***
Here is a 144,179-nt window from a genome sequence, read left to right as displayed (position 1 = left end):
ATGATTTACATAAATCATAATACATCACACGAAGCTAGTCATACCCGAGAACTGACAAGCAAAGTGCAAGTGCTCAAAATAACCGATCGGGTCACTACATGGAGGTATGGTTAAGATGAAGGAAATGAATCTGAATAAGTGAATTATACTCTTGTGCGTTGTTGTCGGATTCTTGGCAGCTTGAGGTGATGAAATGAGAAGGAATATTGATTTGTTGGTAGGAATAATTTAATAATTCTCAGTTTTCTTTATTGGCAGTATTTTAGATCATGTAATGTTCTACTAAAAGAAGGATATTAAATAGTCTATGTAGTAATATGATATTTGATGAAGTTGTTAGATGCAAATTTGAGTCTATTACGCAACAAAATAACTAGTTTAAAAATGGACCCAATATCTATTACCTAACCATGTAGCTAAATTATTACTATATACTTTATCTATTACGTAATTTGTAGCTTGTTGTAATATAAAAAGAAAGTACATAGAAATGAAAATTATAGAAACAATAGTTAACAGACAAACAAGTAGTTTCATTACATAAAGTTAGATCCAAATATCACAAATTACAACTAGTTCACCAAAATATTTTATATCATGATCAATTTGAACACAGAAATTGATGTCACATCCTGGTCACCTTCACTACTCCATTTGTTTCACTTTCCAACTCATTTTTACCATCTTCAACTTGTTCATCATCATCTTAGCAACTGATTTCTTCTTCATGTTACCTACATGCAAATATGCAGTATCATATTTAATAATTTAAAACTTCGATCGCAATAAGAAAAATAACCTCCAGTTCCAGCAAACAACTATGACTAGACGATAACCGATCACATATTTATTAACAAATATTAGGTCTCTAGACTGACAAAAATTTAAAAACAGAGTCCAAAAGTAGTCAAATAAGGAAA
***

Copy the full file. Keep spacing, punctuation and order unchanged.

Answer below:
Here is a 144,179-nt window from a genome sequence, read left to right as displayed (position 1 = left end):
ATGATTTACATAAATCATAATACATCACACGAAGCTAGTCATACCCGAGAACTGACAAGCAAAGTGCAAGTGCTCAAAATAACCGATCGGGTCACTACATGGAGGTATGGTTAAGATGAAGGAAATGAATCTGAATAAGTGAATTATACTCTTGTGCGTTGTTGTCGGATTCTTGGCAGCTTGAGGTGATGAAATGAGAAGGAATATTGATTTGTTGGTAGGAATAATTTAATAATTCTCAGTTTTCTTTATTGGCAGTATTTTAGATCATGTAATGTTCTACTAAAAGAAGGATATTAAATAGTCTATGTAGTAATATGATATTTGATGAAGTTGTTAGATGCAAATTTGAGTCTATTACGCAACAAAATAACTAGTTTAAAAATGGACCCAATATCTATTACCTAACCATGTAGCTAAATTATTACTATATACTTTATCTATTACGTAATTTGTAGCTTGTTGTAATATAAAAAGAAAGTACATAGAAATGAAAATTATAGAAACAATAGTTAACAGACAAACAAGTAGTTTCATTACATAAAGTTAGATCCAAATATCACAAATTACAACTAGTTCACCAAAATATTTTATATCATGATCAATTTGAACACAGAAATTGATGTCACATCCTGGTCACCTTCACTACTCCATTTGTTTCACTTTCCAACTCATTTTTACCATCTTCAACTTGTTCATCATCATCTTAGCAACTGATTTCTTCTTCATGTTACCTACATGCAAATATGCAGTATCATATTTAATAATTTAAAACTTCGATCGCAATAAGAAAAATAACCTCCAGTTCCAGCAAACAACTATGACTAGACGATAACCGATCACATATTTATTAACAAATATTAGGTCTCTAGACTGACAAAAATTTAAAAACAGAGTCCAAAAGTAGTCAAATAAGGAAA